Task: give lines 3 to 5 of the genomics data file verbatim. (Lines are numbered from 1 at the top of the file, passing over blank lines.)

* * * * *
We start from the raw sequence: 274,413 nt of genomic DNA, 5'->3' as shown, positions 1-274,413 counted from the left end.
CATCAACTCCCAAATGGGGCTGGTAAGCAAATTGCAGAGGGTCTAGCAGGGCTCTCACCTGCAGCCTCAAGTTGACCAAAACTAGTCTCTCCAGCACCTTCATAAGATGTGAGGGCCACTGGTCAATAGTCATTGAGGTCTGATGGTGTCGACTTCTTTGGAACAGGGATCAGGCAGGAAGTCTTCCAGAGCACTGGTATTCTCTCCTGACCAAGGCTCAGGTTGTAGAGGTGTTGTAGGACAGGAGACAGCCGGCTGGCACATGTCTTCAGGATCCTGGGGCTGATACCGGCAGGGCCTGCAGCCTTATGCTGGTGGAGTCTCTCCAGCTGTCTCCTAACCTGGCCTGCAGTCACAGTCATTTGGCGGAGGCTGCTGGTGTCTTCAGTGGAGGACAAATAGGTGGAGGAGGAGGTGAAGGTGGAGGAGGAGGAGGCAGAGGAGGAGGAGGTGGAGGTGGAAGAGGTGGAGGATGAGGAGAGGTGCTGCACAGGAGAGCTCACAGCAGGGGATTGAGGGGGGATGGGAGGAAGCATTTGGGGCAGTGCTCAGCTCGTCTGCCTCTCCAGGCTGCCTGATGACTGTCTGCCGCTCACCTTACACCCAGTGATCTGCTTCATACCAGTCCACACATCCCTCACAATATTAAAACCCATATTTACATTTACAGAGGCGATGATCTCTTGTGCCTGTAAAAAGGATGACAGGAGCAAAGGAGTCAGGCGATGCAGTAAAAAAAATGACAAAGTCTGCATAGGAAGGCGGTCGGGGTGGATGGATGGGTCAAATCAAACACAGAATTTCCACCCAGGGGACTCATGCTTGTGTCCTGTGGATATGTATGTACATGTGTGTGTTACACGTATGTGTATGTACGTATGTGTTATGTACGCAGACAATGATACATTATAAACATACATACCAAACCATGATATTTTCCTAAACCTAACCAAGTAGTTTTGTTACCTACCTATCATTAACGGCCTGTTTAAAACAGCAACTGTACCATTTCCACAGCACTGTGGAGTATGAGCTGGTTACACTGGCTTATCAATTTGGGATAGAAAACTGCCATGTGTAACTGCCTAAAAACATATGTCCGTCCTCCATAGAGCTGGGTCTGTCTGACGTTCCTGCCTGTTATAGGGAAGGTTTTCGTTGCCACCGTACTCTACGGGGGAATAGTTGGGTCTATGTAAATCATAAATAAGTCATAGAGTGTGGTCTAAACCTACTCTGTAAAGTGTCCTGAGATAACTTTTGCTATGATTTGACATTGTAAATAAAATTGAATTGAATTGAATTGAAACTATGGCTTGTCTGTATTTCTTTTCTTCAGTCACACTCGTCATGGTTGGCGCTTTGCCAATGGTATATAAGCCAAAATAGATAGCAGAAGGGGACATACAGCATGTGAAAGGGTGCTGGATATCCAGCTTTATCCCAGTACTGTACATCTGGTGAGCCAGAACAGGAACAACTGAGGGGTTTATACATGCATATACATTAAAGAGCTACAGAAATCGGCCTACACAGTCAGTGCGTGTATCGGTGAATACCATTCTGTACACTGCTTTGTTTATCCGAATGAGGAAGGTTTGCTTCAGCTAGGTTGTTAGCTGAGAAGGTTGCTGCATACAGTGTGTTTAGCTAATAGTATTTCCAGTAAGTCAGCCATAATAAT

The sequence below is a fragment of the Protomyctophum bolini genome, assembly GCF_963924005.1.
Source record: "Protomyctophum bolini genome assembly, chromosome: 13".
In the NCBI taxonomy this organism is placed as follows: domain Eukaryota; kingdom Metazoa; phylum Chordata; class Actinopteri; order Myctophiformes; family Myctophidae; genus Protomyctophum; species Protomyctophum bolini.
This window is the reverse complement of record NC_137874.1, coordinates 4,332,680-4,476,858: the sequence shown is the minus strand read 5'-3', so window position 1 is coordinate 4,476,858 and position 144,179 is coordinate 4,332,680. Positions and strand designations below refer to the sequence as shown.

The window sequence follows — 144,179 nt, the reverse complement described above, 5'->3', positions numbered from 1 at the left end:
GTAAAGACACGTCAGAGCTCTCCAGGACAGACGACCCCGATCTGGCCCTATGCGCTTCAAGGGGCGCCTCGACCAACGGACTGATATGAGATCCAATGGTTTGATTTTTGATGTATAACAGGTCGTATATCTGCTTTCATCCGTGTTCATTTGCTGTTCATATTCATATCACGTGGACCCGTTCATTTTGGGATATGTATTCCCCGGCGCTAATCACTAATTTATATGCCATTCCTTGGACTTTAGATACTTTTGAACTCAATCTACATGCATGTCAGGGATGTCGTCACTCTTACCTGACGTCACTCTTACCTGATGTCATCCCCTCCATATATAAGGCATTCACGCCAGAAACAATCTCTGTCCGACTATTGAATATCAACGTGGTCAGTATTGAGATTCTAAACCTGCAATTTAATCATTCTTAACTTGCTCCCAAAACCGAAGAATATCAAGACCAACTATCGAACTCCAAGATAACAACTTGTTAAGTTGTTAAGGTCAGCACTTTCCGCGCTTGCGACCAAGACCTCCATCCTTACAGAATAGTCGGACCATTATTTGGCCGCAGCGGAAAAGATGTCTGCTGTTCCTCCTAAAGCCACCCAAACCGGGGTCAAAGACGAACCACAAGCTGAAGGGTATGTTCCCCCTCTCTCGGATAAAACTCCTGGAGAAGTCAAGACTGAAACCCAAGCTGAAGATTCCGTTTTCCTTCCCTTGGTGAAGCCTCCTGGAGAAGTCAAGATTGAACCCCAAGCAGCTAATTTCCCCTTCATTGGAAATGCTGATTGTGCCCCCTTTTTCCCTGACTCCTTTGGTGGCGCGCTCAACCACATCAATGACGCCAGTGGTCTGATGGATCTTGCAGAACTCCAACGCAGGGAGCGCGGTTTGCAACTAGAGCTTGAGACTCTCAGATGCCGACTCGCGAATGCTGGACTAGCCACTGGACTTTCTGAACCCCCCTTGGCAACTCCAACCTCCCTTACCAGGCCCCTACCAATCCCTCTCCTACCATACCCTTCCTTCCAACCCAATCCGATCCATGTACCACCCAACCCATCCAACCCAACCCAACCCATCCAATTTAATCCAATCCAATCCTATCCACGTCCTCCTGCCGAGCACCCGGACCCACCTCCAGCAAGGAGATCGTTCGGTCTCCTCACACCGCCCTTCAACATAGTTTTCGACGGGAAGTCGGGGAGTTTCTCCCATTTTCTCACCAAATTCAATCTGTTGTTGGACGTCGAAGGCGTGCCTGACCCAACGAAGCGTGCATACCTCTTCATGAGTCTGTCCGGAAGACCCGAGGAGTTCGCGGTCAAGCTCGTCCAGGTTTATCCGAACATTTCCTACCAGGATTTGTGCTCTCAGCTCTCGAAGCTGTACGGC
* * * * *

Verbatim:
The sequence below is a fragment of the Protomyctophum bolini genome, assembly GCF_963924005.1.
Source record: "Protomyctophum bolini genome assembly, chromosome: 13".
In the NCBI taxonomy this organism is placed as follows: domain Eukaryota; kingdom Metazoa; phylum Chordata; class Actinopteri; order Myctophiformes; family Myctophidae; genus Protomyctophum; species Protomyctophum bolini.